Let’s begin.

Dig if you will the picture.  Prince was born in 1958, during an era of transgender history marked by tough street queens, drag balls, and jail cells.  At that time, living as a transgender person made it nearly impossible to find legal work. Many transgender people, especially trans women of color, lived on the streets.  They were pursued relentlessly by police.  Many were arrested for crimes related to their poverty – loitering, sex work, and petty theft.  They also were criminalized by local laws against cross-dressing.  In response, many trans women of color formed tightknit communities through which they supported and defended each other.  Over a decade, trans women of color across the United States formed political organizations and fought back against the police.  In May 1959, a year after Prince was born, trans women, femmes, and gay male hustlers in Los Angeles, many of whom were Latino or Black, resisted when police attempted to arrest them at Cooper’s Doughnuts, a popular late-night hang-out spot.   In 1965, Black activists in Philadelphia held sit-ins at Dewey’s lunch counter after managers began refusing service to patrons in “nonconformist clothing.”  In 1966, another riot broke out in San Francisco’s Gene Compton’s Cafeteria.  Once again, trans women, gay men, and sex workers fought back against police and private security harassment.  Then, in 1968, when Prince was ten years old, the legendary Stonewall Riots erupted in New York City.  These riots, instigated and sustained by trans women of color, are remembered as the beginning of the LGBT movement.  In fact, they were a continuation of a decade of trans struggle.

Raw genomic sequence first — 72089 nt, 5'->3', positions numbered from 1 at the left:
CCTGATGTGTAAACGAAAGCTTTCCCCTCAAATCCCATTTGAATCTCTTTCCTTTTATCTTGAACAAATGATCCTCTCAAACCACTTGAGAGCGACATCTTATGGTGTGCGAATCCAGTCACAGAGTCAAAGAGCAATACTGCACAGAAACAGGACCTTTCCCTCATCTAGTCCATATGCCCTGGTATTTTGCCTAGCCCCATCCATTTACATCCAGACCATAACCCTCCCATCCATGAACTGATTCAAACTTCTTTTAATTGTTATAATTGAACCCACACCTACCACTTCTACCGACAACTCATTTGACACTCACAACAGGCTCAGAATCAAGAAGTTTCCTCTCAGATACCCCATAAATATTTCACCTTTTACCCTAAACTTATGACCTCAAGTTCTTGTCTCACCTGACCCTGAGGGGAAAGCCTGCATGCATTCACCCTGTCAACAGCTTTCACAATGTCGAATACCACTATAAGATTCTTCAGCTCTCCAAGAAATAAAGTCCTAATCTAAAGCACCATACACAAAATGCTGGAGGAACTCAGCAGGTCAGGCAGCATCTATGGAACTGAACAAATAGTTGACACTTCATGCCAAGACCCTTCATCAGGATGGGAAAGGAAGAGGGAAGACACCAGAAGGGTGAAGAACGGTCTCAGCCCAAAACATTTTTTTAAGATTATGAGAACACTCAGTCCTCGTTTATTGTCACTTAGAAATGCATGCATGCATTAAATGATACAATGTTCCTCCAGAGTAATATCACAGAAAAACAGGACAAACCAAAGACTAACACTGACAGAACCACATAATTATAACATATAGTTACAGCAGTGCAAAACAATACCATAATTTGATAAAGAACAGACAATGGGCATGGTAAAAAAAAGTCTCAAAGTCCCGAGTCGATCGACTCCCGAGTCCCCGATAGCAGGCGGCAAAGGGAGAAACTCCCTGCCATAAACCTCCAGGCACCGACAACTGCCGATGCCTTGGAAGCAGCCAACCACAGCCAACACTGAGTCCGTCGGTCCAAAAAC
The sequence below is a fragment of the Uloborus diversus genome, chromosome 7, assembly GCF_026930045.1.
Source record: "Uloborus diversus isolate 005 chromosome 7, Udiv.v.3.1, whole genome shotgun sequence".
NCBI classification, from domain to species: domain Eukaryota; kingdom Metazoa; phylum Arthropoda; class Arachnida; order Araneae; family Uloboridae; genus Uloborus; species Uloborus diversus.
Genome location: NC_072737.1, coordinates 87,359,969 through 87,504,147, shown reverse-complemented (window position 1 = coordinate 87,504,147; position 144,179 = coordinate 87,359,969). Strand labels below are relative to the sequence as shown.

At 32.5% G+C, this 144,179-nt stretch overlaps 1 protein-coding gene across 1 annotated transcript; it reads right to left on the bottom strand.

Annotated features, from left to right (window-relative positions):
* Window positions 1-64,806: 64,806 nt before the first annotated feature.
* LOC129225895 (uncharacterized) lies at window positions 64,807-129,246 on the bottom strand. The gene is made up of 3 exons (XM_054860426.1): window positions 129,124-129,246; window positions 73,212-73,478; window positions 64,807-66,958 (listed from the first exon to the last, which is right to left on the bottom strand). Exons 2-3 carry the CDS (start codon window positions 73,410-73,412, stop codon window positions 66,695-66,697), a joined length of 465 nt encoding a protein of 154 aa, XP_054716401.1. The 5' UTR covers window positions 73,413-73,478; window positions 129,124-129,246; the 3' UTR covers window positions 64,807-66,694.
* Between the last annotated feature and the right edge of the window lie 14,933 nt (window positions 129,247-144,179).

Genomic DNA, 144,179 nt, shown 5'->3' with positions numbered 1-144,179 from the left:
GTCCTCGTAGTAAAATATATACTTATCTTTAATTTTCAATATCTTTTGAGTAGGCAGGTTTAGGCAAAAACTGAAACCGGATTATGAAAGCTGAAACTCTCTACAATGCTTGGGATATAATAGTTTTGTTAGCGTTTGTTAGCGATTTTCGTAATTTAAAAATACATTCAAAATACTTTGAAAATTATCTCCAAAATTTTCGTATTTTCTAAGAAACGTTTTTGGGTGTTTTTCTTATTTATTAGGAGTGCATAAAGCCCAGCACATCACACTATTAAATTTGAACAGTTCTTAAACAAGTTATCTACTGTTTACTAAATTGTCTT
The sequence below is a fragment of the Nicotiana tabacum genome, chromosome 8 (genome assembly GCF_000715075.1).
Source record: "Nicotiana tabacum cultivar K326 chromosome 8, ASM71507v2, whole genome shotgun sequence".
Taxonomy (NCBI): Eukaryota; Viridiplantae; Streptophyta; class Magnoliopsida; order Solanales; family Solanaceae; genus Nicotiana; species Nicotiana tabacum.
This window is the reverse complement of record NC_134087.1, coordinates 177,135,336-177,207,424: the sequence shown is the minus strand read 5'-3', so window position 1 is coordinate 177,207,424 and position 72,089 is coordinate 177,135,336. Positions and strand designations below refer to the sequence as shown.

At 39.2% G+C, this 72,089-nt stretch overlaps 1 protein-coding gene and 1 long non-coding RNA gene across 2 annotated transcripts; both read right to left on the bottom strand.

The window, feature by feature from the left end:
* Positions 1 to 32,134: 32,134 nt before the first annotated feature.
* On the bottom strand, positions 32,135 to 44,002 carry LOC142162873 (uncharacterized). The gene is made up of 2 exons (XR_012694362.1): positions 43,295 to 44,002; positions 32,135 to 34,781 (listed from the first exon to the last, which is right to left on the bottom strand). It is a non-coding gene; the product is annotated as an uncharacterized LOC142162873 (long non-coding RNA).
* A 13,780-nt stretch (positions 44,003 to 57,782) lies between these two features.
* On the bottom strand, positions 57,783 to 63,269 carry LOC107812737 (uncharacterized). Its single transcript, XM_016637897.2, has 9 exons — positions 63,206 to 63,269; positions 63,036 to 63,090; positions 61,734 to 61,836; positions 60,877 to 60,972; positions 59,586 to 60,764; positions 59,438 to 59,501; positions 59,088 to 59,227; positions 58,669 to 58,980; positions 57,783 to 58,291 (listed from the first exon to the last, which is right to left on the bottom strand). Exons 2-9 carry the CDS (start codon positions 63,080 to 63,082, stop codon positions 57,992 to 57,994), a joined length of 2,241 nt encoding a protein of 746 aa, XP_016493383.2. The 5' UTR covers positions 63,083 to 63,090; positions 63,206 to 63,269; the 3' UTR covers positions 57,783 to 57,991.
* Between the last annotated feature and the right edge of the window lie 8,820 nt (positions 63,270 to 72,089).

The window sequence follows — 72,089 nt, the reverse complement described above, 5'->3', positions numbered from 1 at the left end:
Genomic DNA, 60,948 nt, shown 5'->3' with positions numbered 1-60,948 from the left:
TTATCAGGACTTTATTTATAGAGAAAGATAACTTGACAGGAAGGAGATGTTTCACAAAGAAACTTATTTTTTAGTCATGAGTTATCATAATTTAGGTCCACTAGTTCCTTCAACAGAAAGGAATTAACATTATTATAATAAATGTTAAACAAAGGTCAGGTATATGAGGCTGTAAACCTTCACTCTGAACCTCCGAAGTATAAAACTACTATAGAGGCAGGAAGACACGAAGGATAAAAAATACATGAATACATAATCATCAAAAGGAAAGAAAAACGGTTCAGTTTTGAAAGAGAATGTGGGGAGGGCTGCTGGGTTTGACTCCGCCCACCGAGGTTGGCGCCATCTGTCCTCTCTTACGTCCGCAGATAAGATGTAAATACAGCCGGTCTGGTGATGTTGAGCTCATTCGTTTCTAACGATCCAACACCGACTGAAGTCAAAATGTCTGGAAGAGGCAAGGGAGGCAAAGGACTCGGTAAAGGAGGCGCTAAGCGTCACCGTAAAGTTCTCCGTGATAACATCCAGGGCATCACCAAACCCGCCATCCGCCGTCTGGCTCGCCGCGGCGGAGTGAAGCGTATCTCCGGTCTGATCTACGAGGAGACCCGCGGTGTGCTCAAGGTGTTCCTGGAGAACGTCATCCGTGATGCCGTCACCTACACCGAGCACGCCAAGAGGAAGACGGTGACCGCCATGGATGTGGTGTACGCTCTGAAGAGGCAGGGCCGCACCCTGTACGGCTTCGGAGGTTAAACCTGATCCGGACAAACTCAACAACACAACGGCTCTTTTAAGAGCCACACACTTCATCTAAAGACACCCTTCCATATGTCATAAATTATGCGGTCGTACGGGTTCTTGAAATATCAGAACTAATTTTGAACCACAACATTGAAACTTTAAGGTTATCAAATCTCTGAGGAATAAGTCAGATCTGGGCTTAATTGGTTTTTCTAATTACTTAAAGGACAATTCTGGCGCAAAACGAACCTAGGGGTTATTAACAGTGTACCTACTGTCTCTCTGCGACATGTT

At the time of Stonewall, Prince was probably thinking more about school and music lessons than the bourgeoning LGBT movement.  Nonetheless, it’s undeniable that the resistance of transgender women of color created the context in which a Black man who did his own eyeliner could thrive.  The Post-Soul Black cultural era into which Prince blossomed was shaped by transgender women of color.  Take Marsha “Pay it no mind” Johnson.


Marsha, pictured here in a crown of flowers, instigated the Stonewall Riots and sustained decades of transgender activism in New York City.  She also performed with the Hot Peaches, a queer and trans performance group.  Her work prefigured the Black Arts Movement, especially in its queer iterations.  When we think of Prince, we should remember Marsha P. Johnson and the Black transgender women who birthed the LGBT rights movement.

In fact, the trans movement was particularly fierce in Prince’s hometown Minneapolis.  In 1975, Minneapolis passed one of the first trans-inclusive non-discrimination ordinances in the United States.  The law banned discrimination based on “having or projecting a self-image not associated with one’s biological maleness or one’s biological femaleness.”  Prince was most assuredly a beneficiary of this landmark civil rights measure.

By the time, Prince released his first album “For You” in 1978, transgender women had been largely excluded from the LGBT communities they shaped.  Gay activists saw them as a liability to their efforts to assimilate.  Lesbian feminist refused to acknowledge that trans women were women.  The 1970s and 1980s were difficult decades, to use trans historian Susan Stryker’s term.  Trans women were forced to turn inward.  They took care of friends and lovers with HIV and threw down in the streets with ACT UP.  While they struggled, there was Prince on the TV looking like he was about to sashay his way down Christopher Street pier.